A large owl, hard to mistake. Tufts appear to sit wide on the head. Eyes yellow, bill black, throat white. Facial disk variable in color, but usually dark rust to brown. Ventrally, heavy dark brown horizontal barring from the chest to the lower abdomen. Dorsally, the same colors exist as ventrally; however, there is more mottling. Because of its wide distribution and adaptability to any habitat, plumage color varies greatly, depending on location. SIZE: 20 to 25 inches. WEIGHT: 46 to 61 ounces (three to four pounds). VOICE: A booming, "Whoo, whoo, whoo whooo, whooo-whooo
" loud and unmistakable.
For a comprehensive review of the conservation status, habitat use, and ecology of this and other Montana bird species, please see Marks et al. 2016, Birds of Montana.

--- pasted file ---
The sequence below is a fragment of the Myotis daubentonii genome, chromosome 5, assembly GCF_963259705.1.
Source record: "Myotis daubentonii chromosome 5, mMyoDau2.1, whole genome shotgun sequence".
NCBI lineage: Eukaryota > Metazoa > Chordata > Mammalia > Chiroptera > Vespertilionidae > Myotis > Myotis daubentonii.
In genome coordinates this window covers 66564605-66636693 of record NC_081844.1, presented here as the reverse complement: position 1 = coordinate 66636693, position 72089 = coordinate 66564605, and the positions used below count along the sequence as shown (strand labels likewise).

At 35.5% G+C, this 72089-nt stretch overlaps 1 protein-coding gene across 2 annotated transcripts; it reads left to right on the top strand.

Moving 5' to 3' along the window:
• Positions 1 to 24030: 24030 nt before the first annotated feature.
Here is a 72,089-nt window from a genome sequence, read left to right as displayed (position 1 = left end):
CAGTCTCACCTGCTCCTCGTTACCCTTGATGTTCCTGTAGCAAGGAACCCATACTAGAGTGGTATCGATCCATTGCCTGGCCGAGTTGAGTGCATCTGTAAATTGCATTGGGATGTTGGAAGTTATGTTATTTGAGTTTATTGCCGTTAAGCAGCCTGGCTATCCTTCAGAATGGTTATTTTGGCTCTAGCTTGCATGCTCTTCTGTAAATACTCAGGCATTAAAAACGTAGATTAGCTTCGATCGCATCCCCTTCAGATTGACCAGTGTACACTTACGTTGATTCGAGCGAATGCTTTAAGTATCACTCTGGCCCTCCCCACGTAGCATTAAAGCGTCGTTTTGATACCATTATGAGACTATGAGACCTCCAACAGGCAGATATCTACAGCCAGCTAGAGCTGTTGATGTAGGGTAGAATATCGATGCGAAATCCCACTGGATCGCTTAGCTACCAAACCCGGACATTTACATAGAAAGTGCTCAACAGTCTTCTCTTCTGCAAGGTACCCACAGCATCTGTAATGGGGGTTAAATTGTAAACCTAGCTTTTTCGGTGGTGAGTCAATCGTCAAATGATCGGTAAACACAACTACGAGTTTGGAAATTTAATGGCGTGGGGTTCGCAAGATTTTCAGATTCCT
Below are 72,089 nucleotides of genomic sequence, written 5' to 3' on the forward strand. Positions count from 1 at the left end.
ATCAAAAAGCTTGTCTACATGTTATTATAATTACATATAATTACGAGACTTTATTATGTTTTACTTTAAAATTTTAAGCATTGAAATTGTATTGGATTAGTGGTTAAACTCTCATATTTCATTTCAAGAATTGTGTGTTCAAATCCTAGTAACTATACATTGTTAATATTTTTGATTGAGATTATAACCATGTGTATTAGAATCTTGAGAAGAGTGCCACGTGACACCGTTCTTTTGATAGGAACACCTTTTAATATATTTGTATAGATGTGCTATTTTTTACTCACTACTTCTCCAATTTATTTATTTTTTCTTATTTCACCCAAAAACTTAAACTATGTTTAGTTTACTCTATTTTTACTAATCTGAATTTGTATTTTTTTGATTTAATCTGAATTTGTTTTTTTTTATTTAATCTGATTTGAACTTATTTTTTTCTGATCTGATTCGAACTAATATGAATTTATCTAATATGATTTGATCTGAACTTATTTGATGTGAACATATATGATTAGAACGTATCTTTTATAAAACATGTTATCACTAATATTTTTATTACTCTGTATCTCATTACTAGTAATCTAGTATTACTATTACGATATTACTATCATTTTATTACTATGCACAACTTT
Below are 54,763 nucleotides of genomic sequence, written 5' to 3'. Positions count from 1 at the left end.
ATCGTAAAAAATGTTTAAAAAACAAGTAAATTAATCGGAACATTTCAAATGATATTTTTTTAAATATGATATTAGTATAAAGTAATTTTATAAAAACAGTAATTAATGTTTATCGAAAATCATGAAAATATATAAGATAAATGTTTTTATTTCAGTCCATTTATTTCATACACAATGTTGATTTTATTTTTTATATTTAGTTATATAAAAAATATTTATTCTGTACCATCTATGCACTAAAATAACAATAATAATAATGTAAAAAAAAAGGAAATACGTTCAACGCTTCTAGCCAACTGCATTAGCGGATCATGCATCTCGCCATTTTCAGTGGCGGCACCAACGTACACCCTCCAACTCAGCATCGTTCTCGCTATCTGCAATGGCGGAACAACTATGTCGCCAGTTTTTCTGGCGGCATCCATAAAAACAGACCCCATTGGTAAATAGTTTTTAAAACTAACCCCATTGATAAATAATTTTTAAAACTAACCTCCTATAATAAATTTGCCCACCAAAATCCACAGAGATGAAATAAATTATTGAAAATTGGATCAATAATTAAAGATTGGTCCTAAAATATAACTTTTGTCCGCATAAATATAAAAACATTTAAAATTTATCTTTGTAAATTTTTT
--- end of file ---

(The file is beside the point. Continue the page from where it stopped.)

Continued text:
Long-eared Owls are smaller and slimmer, with tufts set closer to the middle of the head; the throat is dark.
Western Hemisphere Range
Resident year-round; however, birds living in the northern part of the species' range may migrate south. Some fall and winter migration into and through Montana occurs from birds farther north.
Occurs from river bottoms to timberline throughout the state.
Capable of eating small to medium-sized mammals and birds. Probably takes an occasional Canada Goose or Wild Turkey. Snowshoe hares and skunks are generally the largest mammals taken.
Begins nesting in February. Nests in stick nests made by other birds, broken-topped snags, hollow trees, and cliff cavities. Clutch size two to four. Incubation 30 to 35 days. Young fledge at approximately 45 to 55 days. Nests with eggs have been reported between mid-March and mid-April.